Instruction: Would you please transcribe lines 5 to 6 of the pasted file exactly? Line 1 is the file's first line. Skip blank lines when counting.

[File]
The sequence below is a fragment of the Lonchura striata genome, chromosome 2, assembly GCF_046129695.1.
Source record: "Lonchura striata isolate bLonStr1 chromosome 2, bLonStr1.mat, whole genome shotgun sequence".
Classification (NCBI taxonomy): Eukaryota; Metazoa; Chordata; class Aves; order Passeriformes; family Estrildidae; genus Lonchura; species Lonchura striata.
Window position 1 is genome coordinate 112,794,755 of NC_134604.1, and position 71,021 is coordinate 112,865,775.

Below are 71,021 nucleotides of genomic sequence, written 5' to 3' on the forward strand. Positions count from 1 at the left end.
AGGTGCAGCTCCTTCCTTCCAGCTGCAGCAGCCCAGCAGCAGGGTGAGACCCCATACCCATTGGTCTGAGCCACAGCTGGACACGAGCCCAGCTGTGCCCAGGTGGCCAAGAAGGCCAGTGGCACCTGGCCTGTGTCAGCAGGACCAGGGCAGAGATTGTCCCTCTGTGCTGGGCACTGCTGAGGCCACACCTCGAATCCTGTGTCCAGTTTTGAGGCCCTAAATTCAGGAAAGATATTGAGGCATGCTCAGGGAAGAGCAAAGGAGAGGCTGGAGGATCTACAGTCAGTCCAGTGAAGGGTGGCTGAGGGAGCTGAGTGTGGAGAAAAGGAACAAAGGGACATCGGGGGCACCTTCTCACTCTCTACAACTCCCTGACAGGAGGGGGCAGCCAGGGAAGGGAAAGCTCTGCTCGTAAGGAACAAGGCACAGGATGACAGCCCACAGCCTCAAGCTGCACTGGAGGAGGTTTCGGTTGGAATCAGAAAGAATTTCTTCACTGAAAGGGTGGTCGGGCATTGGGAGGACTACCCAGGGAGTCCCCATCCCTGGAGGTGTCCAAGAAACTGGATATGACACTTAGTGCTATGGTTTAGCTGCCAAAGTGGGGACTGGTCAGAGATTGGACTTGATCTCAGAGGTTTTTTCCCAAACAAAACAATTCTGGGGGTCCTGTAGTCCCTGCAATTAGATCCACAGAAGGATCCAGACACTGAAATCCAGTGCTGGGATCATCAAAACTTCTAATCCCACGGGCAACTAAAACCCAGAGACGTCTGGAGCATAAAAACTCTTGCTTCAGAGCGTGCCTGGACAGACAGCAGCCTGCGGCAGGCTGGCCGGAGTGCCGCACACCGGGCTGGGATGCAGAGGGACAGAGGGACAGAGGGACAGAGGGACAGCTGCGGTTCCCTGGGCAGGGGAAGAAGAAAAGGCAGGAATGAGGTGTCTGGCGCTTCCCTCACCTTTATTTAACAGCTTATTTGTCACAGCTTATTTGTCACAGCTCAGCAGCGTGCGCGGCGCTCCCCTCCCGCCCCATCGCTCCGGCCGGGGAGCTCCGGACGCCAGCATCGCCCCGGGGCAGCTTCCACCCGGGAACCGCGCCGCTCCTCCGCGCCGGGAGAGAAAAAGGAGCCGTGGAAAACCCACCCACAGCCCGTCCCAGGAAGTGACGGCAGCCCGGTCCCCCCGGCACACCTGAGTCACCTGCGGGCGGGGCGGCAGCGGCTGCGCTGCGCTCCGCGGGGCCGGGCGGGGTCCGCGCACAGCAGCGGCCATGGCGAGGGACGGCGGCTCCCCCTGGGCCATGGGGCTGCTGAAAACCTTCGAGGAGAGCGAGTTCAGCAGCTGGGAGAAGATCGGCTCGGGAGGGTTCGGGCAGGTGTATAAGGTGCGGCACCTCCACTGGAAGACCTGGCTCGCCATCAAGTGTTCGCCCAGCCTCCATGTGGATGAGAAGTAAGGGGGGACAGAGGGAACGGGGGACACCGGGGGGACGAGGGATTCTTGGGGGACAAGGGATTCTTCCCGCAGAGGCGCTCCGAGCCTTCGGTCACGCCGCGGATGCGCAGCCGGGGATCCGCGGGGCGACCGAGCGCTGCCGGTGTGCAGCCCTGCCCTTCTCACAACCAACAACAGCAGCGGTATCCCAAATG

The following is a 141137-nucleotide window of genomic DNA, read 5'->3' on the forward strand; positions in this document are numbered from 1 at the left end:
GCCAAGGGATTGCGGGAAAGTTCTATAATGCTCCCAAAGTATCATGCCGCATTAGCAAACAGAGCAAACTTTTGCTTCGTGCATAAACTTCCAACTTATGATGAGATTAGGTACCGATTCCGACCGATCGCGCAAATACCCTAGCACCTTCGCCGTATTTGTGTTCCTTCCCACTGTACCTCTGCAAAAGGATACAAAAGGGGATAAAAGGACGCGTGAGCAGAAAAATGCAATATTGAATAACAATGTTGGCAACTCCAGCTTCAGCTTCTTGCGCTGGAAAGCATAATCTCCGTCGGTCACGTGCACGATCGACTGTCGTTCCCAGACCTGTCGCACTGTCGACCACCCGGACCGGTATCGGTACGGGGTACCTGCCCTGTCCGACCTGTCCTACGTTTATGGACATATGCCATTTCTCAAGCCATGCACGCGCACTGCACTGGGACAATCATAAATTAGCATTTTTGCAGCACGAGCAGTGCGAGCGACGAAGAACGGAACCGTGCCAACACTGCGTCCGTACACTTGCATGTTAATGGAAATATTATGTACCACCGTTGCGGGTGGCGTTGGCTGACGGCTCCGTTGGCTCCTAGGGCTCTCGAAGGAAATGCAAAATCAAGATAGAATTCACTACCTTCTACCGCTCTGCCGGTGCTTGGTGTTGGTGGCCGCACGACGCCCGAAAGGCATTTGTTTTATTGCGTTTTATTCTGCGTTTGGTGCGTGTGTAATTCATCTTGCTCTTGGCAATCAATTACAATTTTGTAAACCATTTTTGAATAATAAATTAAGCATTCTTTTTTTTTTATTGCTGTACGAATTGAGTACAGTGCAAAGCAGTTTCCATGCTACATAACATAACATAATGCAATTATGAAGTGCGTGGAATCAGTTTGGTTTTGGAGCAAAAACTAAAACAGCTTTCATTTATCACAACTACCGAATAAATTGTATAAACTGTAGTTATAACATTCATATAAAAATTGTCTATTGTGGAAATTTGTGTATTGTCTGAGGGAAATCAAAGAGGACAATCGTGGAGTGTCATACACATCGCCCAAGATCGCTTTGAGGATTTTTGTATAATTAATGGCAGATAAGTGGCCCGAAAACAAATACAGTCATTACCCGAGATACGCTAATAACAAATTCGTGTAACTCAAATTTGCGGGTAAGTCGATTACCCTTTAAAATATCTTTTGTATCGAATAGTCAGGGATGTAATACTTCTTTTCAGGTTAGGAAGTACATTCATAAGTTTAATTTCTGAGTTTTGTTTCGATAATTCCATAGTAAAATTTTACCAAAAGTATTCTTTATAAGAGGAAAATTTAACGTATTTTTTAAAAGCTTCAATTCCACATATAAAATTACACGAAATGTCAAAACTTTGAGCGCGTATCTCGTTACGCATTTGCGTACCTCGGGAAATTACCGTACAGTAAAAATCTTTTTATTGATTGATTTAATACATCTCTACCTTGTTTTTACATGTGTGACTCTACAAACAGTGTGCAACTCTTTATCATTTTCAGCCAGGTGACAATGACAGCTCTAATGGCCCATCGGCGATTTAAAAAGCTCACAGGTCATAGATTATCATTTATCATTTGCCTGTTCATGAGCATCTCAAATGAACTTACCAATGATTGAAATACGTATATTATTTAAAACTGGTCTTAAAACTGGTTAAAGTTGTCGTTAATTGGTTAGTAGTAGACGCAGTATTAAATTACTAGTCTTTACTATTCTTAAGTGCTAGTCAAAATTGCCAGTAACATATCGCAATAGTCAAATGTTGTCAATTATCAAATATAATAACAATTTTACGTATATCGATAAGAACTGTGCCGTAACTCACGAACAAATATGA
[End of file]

Below are 71,021 nucleotides of genomic sequence, written 5' to 3' on the forward strand. Positions count from 1 at the left end.
AGGTGCAGCTCCTTCCTTCCAGCTGCAGCAGCCCAGCAGCAGGGTGAGACCCCATACCCATTGGTCTGAGCCACAGCTGGACACGAGCCCAGCTGTGCCCAGGTGGCCAAGAAGGCCAGTGGCACCTGGCCTGTGTCAGCAGGACCAGGGCAGAGATTGTCCCTCTGTGCTGGGCACTGCTGAGGCCACACCTCGAATCCTGTGTCCAGTTTTGAGGCCCTAAATTCAGGAAAGATATTGAGGCATGCTCAGGGAAGAGCAAAGGAGAGGCTGGAGGATCTACAGTCAGTCCAGTGAAGGGTGGCTGAGGGAGCTGAGTGTGGAGAAAAGGAACAAAGGGACATCGGGGGCACCTTCTCACTCTCTACAACTCCCTGACAGGAGGGGGCAGCCAGGGAAGGGAAAGCTCTGCTCGTAAGGAACAAGGCACAGGATGACAGCCCACAGCCTCAAGCTGCACTGGAGGAGGTTTCGGTTGGAATCAGAAAGAATTTCTTCACTGAAAGGGTGGTCGGGCATTGGGAGGACTACCCAGGGAGTCCCCATCCCTGGAGGTGTCCAAGAAACTGGATATGACACTTAGTGCTATGGTTTAGCTGCCAAAGTGGGGACTGGTCAGAGATTGGACTTGATCTCAGAGGTTTTTTCCCAAACAAAACAATTCTGGGGGTCCTGTAGTCCCTGCAATTAGATCCACAGAAGGATCCAGACACTGAAATCCAGTGCTGGGATCATCAAAACTTCTAATCCCACGGGCAACTAAAACCCAGAGACGTCTGGAGCATAAAAACTCTTGCTTCAGAGCGTGCCTGGACAGACAGCAGCCTGCGGCAGGCTGGCCGGAGTGCCGCACACCGGGCTGGGATGCAGAGGGACAGAGGGACAGAGGGACAGAGGGACAGCTGCGGTTCCCTGGGCAGGGGAAGAAGAAAAGGCAGGAATGAGGTGTCTGGCGCTTCCCTCACCTTTATTTAACAGCTTATTTGTCACAGCTTATTTGTCACAGCTCAGCAGCGTGCGCGGCGCTCCCCTCCCGCCCCATCGCTCCGGCCGGGGAGCTCCGGACGCCAGCATCGCCCCGGGGCAGCTTCCACCCGGGAACCGCGCCGCTCCTCCGCGCCGGGAGAGAAAAAGGAGCCGTGGAAAACCCACCCACAGCCCGTCCCAGGAAGTGACGGCAGCCCGGTCCCCCCGGCACACCTGAGTCACCTGCGGGCGGGGCGGCAGCGGCTGCGCTGCGCTCCGCGGGGCCGGGCGGGGTCCGCGCACAGCAGCGGCCATGGCGAGGGACGGCGGCTCCCCCTGGGCCATGGGGCTGCTGAAAACCTTCGAGGAGAGCGAGTTCAGCAGCTGGGAGAAGATCGGCTCGGGAGGGTTCGGGCAGGTGTATAAGGTGCGGCACCTCCACTGGAAGACCTGGCTCGCCATCAAGTGTTCGCCCAGCCTCCATGTGGATGAGAAGTAAGGGGGGACAGAGGGAACGGGGGACACCGGGGGGACGAGGGATTCTTGGGGGACAAGGGATTCTTCCCGCAGAGGCGCTCCGAGCCTTCGGTCACGCCGCGGATGCGCAGCCGGGGATCCGCGGGGCGACCGAGCGCTGCCGGTGTGCAGCCCTGCCCTTCTCACAACCAACAACAGCAGCGGTATCCCAAATG